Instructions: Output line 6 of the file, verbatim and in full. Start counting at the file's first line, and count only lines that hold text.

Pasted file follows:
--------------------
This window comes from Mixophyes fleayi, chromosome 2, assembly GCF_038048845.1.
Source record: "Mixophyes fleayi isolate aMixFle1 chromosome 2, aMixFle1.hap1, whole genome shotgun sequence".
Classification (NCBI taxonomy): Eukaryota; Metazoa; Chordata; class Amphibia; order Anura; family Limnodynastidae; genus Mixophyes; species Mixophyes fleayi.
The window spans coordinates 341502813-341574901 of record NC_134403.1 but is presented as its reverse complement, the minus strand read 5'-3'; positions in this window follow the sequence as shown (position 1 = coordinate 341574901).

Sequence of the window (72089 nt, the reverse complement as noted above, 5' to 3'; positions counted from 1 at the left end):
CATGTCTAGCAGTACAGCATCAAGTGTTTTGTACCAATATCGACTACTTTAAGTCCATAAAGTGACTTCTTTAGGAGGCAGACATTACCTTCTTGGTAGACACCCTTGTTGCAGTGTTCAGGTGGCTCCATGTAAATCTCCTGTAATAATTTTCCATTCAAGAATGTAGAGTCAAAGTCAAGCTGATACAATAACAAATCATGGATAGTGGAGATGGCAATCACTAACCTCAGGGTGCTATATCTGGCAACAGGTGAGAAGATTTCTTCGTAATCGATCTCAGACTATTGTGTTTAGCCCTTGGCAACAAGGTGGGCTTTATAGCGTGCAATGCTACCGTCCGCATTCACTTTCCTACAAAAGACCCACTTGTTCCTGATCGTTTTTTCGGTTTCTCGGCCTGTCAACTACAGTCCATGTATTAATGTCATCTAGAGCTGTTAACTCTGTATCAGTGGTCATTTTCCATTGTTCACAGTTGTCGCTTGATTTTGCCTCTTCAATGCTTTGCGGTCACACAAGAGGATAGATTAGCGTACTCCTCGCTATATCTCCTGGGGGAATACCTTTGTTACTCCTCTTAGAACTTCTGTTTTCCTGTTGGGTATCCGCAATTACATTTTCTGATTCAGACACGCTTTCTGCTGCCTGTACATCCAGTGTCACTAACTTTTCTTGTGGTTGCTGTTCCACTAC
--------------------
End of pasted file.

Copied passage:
CATGTCTAGCAGTACAGCATCAAGTGTTTTGTACCAATATCGACTACTTTAAGTCCATAAAGTGACTTCTTTAGGAGGCAGACATTACCTTCTTGGTAGACACCCTTGTTGCAGTGTTCAGGTGGCTCCATGTAAATCTCCTGTAATAATTTTCCATTCAAGAATGTAGAGTCAAAGTCAAGCTGATACAATAACAAATCATGGATAGTGGAGATGGCAATCACTAACCTCAGGGTGCTATATCTGGCAACAGGTGAGAAGATTTCTTCGTAATCGATCTCAGACTATTGTGTTTAGCCCTTGGCAACAAGGTGGGCTTTATAGCGTGCAATGCTACCGTCCGCATTCACTTTCCTACAAAAGACCCACTTGTTCCTGATCGTTTTTTCGGTTTCTCGGCCTGTCAACTACAGTCCATGTATTAATGTCATCTAGAGCTGTTAACTCTGTATCAGTGGTCATTTTCCATTGTTCACAGTTGTCGCTTGATTTTGCCTCTTCAATGCTTTGCGGTCACACAAGAGGATAGATTAGCGTACTCCTCGCTATATCTCCTGGGGGAATACCTTTGTTACTCCTCTTAGAACTTCTGTTTTCCTGTTGGGTATCCGCAATTACATTTTCTGATTCAGACACGCTTTCTGCTGCCTGTACATCCAGTGTCACTAACTTTTCTTGTGGTTGCTGTTCCACTAC